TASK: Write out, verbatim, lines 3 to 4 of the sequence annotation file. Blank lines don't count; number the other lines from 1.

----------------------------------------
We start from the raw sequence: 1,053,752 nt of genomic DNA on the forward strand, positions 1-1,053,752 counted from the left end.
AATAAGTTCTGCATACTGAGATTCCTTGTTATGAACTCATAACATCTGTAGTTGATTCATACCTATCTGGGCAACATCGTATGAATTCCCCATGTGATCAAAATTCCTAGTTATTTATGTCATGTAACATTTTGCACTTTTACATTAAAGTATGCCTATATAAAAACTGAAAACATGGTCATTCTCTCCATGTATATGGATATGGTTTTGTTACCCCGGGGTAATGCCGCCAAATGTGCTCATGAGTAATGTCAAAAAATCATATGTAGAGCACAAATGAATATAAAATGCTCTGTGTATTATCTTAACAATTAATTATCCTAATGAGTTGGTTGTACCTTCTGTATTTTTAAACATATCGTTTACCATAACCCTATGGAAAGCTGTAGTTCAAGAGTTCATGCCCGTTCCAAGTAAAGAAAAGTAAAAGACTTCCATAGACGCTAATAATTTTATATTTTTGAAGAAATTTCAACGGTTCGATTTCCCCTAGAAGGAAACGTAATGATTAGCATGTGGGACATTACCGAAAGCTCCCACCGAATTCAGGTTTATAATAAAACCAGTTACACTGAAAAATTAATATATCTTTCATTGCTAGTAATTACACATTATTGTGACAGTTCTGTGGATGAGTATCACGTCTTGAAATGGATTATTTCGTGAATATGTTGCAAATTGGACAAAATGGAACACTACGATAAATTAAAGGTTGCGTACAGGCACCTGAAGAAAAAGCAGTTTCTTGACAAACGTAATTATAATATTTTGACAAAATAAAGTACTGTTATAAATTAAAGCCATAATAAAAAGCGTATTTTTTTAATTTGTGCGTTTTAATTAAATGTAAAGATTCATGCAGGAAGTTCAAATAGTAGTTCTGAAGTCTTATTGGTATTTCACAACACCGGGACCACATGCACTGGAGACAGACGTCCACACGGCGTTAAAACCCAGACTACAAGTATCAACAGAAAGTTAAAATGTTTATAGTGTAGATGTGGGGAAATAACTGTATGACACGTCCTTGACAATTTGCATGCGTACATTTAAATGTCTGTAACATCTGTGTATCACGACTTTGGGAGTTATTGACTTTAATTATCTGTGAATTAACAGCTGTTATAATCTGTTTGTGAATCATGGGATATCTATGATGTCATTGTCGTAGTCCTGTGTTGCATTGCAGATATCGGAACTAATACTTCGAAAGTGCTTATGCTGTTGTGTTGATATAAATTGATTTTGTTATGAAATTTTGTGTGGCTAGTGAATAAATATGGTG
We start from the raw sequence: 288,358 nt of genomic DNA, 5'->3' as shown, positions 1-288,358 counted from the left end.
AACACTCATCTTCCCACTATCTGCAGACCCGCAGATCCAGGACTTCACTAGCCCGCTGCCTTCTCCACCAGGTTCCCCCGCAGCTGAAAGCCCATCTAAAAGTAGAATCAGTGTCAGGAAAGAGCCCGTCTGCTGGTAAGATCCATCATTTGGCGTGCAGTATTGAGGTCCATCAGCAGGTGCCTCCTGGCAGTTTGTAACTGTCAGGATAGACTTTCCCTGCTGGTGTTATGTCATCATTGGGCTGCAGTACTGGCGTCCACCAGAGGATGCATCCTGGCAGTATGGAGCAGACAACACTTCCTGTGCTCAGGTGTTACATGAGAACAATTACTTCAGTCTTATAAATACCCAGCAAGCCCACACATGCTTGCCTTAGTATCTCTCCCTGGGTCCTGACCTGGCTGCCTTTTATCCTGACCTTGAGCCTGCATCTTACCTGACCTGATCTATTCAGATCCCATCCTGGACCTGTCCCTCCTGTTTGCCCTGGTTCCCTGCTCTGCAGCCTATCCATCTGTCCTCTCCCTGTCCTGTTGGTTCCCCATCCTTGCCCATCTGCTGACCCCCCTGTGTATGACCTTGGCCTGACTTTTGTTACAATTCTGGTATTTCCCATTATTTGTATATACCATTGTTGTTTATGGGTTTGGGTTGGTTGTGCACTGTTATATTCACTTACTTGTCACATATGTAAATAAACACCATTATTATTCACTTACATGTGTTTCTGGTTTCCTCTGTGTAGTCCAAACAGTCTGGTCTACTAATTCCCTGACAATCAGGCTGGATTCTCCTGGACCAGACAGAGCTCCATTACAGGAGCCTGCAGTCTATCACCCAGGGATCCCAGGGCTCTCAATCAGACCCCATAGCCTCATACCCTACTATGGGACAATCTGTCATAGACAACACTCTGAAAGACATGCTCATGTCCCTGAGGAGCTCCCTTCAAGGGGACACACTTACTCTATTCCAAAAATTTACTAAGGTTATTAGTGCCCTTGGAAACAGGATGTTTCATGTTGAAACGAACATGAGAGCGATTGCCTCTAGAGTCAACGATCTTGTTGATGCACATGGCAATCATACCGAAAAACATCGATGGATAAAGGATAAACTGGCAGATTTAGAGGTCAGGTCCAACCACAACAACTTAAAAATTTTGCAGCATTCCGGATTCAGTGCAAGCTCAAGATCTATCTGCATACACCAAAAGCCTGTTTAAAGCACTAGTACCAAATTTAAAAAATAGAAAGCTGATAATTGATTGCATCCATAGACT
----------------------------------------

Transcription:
We start from the raw sequence: 288,358 nt of genomic DNA, 5'->3' as shown, positions 1-288,358 counted from the left end.
AACACTCATCTTCCCACTATCTGCAGACCCGCAGATCCAGGACTTCACTAGCCCGCTGCCTTCTCCACCAGGTTCCCCCGCAGCTGAAAGCCCATCTAAAAGTAGAATCAGTGTCAGGAAAGAGCCCGTCTGCTGGTAAGATCCATCATTTGGCGTGCAGTATTGAGGTCCATCAGCAGGTGCCTCCTGGCAGTTTGTAACTGTCAGGATAGACTTTCCCTGCTGGTGTTATGTCATCATTGGGCTGCAGTACTGGCGTCCACCAGAGGATGCATCCTGGCAGTATGGAGCAGACAACACTTCCTGTGCTCAGGTGTTACATGAGAACAATTACTTCAGTCTTATAAATACCCAGCAAGCCCACACATGCTTGCCTTAGTATCTCTCCCTGGGTCCTGACCTGGCTGCCTTTTATCCTGACCTTGAGCCTGCATCTTACCTGACCTGATCTATTCAGATCCCATCCTGGACCTGTCCCTCCTGTTTGCCCTGGTTCCCTGCTCTGCAGCCTATCCATCTGTCCTCTCCCTGTCCTGTTGGTTCCCCATCCTTGCCCATCTGCTGACCCCCCTGTGTATGACCTTGGCCTGACTTTTGTTACAATTCTGGTATTTCCCATTATTTGTATATACCATTGTTGTTTATGGGTTTGGGTTGGTTGTGCACTGTTATATTCACTTACTTGTCACATATGTAAATAAACACCATTATTATTCACTTACATGTGTTTCTGGTTTCCTCTGTGTAGTCCAAACAGTCTGGTCTACTAATTCCCTGACAATCAGGCTGGATTCTCCTGGACCAGACAGAGCTCCATTACAGGAGCCTGCAGTCTATCACCCAGGGATCCCAGGGCTCTCAATCAGACCCCATAGCCTCATACCCTACTATGGGACAATCTGTCATAGACAACACTCTGAAAGACATGCTCATGTCCCTGAGGAGCTCCCTTCAAGGGGACACACTTACTCTATTCCAAAAATTTACTAAGGTTATTAGTGCCCTTGGAAACAGGATGTTTCATGTTGAAACGAACATGAGAGCGATTGCCTCTAGAGTCAACGATCTTGTTGATGCACATGGCAATCATACCGAAAAACATCGATGGATAAAGGATAAACTGGCAGATTTAGAGGTCAGGTCCAACCACAACAACTTAAAAATTTTGCAGCATTCCGGATTCAGTGCAAGCTCAAGATCTATCTGCATACACCAAAAGCCTGTTTAAAGCACTAGTACCAAATTTAAAAAATAGAAAGCTGATAATTGATTGCATCCATAGACT